Online Risk Tool Facilitates Decision Making in Early, Nonmetastatic Prostate Cancer

By Marilynn Larkin

October 11, 2021

NEW YORK (Reuters Health) - An individualized risk communication tool, Predict Prostate, leads to more realistic perceptions about survival, thereby facilitating treatment decisions for newly diagnosed non-metastatic disease, researchers say.

The tool is freely available and has been accessed more than a million times, Dr. David Thurtle of the University of Cambridge School of Medicine told Reuters Health by email.

"We show that patients greatly overestimate the lethality of prostate cancer - this itself may impact their decision-making around treatment," he said. Predict Prostate "may have implications for better patient engagement and more informed consent. In addition, we demonstrate that using the tool is feasible within the clinical pathway, reduces decisional conflict, does not increase anxiety and is almost universally popular with patients."

"This study was not powered to assess the tool's impact upon final treatment decisions, although it was assessed as a secondary outcome," he added. "A far larger trial would be needed to assess this outcome."

As reported in European Urology, Dr. Thurtle and colleagues randomized 145 newly diagnosed men (median age, 67) considering active surveillance or radical treatment to either standard of care (SOC) information or SOC and the Predict Prostate tool.

The goal was to assess the impact of the tool on decisional conflict, uncertainty, anxiety, and perception of survival.

Mean Decisional Conflict Scale scores were 26% lower in the Predict Prostate group (16.1) than in the SOC group (21.7). Scores on the "support," "uncertainty," and "value clarity" subscales all favored the tool.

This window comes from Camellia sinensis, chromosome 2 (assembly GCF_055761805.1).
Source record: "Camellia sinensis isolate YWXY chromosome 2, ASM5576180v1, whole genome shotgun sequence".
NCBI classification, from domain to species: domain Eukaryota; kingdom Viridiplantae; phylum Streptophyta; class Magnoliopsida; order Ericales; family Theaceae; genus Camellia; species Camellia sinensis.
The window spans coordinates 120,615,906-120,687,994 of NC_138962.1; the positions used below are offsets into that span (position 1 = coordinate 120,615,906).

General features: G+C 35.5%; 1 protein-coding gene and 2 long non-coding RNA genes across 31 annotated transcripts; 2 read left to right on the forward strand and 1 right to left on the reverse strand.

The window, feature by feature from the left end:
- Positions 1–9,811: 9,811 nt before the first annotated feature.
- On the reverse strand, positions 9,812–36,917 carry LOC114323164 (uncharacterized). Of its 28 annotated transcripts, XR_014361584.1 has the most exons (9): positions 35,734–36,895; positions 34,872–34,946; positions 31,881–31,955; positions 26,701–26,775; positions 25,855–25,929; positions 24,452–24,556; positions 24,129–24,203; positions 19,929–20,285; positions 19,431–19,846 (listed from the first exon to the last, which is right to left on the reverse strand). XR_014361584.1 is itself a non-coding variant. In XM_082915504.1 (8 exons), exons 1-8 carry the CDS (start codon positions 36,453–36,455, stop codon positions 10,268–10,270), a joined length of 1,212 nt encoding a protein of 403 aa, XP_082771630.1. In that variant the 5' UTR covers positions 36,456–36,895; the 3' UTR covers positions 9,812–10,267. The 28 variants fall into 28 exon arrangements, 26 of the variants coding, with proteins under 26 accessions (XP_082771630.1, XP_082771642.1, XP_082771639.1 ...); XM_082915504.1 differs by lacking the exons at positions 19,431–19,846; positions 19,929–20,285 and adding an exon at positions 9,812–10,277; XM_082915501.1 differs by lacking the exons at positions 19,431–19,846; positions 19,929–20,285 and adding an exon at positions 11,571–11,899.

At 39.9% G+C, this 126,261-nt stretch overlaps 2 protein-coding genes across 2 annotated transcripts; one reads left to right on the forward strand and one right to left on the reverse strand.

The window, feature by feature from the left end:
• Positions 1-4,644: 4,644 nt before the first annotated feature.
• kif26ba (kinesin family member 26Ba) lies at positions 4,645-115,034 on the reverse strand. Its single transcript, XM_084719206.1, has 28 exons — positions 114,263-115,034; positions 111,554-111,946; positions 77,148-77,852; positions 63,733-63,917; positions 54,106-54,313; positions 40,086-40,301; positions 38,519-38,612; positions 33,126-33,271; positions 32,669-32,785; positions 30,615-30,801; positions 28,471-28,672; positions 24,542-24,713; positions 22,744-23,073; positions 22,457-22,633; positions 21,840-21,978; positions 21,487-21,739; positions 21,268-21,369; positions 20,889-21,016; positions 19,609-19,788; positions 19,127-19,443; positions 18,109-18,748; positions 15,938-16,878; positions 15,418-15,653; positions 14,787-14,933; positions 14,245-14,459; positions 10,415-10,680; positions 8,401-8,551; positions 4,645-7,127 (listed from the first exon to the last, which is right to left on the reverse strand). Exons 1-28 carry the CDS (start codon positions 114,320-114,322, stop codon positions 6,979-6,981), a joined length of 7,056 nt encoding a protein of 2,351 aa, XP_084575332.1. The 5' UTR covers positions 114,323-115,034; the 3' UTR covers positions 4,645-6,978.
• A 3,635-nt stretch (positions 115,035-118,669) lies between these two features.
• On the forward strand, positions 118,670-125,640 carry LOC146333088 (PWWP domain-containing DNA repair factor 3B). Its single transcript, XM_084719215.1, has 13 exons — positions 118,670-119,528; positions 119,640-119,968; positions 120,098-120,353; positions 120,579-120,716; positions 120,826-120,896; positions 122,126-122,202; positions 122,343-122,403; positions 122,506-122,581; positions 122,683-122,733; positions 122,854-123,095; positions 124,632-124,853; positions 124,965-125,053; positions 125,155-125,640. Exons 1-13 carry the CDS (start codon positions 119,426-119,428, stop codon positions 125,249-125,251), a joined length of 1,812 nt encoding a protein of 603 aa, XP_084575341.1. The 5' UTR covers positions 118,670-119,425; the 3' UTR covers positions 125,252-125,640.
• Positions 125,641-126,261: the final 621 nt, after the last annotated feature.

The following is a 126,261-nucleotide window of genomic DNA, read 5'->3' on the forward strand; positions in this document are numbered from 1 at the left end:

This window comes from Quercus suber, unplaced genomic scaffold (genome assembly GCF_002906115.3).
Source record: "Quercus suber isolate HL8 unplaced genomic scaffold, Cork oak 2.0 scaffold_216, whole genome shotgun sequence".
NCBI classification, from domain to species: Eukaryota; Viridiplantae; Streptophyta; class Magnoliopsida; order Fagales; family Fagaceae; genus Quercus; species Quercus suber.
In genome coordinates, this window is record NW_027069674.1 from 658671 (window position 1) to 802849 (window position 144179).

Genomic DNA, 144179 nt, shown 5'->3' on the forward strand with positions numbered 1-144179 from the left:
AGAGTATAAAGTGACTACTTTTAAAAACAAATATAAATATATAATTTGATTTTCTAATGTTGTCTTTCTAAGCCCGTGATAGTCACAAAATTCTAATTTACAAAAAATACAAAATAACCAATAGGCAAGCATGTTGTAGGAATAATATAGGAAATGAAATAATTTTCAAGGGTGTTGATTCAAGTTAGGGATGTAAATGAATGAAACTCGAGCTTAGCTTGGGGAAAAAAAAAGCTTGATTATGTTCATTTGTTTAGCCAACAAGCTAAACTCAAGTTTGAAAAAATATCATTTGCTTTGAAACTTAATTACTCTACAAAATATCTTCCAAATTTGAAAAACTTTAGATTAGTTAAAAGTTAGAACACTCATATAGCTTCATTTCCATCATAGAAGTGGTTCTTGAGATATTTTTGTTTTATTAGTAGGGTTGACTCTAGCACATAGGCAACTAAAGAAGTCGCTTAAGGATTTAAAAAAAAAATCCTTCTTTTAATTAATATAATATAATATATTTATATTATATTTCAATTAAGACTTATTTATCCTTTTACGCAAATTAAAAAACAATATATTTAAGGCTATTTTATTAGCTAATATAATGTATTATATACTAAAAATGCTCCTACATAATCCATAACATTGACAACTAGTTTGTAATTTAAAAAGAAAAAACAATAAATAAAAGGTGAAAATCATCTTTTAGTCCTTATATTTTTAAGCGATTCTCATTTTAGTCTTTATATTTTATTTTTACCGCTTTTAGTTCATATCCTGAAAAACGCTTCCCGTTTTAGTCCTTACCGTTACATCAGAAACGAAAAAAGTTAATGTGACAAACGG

No significant differences were seen in anxiety scores or final treatment selection between the two groups.

However, patient perception of 15-year prostate cancer-specific mortality (PCSM) and overall survival benefit from radical treatment were more accurate among men in the Predict Prostate group.

Overall, 57% of participants reported that Predict Prostate estimates for PCSM were lower than they expected, and 36% said they were less likely to select radical treatment.

More than 90% of patients in the intervention group found the tool useful and 94% said they would recommend it to others.

The authors note, "Predict Prostate is not a standalone tool, and it specifically focuses upon long-term survival, although some adverse effect information is also presented. Other tools may provide more detailed information about the benefits and harms of treatment."

Dr. Thurtle added, "I would encourage clinicians to try out the tool in their clinical areas and assess for themselves its utility and impact upon practice. We are exploring whether a tool could be developed for men presenting with metastatic prostate cancer,... given the number of new agents available."

Dr. Murugesan Manoharan, chief of urologic oncology surgery at Miami Cancer Institute, part of Baptist Health South Florida, commented in an email to Reuters Health, "This tool is based on a limited population from a region in the United Kingdom and hence cannot be applied to patients universally. The tool is based on treatment offered in a particular country and particular health system - in this instance, a public health care system. The patient outcome might be different based on the services provided, race, health access, etc."

"Certainly, decision-making is made easier with a predictive tool," he said. "The issues will be which predictive tool to use; reliability of the tool; and which population is it applicable to? A broad multicenter/international study comparing different tools and decision-making is essential."

SOURCE: https://bit.ly/3myQ1SM European Urology, online September 4, 2021.

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